Mommy’s Day

Anyone who knows me well enough by now understands that I have a natural aversion to Hallmark card holidays (see February 14 post), but in the world of blogging and writing, anything, even a Hallmark Card holiday, is a prompt. And so I give you three short things here, because these are the things I’m thinking about today.


I begin with something that is sweet and wonderful, a picture of my mother circa 195o. In her eyes I see the mystery of my eldest and the power of my youngest. In her smile I see my brother and my sister. In her face I see myself.

My mom at ten


The other thing I’m thinking of this morning is of course the other moms who are a part of my life — my sister, my friends, my grandmothers, their mothers.  Mush or not, this is a day to celebrate women who are special. But since I’ve already gushed in that way here, today I give you one woman in particular, whose story is remarkable and whose resolve is an example for us all. I’ve known Libby since I was a kid. She is an educator and writer, and all the while she’s been a mom trying to support a son who’s an addict. She tells her story in her book, Stay Close, and she’s presently engaged in the next step of her project which involves building an online community to connect people, to give a voice to addicts and their supporters, to reach out and show others how to reach out. I’ll post her website here when it’s live.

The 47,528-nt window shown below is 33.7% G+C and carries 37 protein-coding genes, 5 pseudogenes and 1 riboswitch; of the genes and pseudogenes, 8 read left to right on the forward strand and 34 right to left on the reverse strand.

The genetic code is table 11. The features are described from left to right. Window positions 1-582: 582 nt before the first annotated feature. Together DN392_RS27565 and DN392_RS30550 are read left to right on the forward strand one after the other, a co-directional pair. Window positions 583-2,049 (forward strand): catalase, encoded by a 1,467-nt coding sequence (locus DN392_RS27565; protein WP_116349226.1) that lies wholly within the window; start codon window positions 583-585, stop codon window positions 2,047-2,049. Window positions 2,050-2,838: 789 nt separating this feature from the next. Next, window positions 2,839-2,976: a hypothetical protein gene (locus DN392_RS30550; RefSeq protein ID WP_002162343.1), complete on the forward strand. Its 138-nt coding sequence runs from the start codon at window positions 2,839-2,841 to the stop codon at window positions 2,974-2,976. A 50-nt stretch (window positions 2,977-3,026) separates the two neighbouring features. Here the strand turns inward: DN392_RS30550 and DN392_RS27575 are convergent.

It’s worth mentioning one of my favorite kids’ books on this day. Everyone always points to the Robert Munsch book, LOVE YOU FOREVER, as the quintessential book about a mother’s love (and indeed it is:  one of my closest friends, the one who gave me my copy when my first daughter was born, sobs over it each time she reads it; and even my tough five-year-old can’t get through it without a tear).  But there is another book worth mentioning here, a book as overlooked as it is marvelous: Maurice Sendak‘s Mommy? Our copy was given us by my mother many years back, and remains an all-time favorite in this family. Never mind that critics have called Sendak too harsh for creating such scary creatures; I’m with him when it comes to letting your kids explore their own imaginations. And  under that gruff exterior, as exhibited in the brief interview in which Maurice Sendak tells parents to go to hell, Sendak’s books challenge kids.  Those are my kind of children’s books. Bring on Sendak, bring on the (unedited, scary) Brothers Grimm!

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1 Response to Mommy’s Day

  1. Pingback: Παιδικά τραύματα | the book paper Βιβλία, Ιδέες, Links

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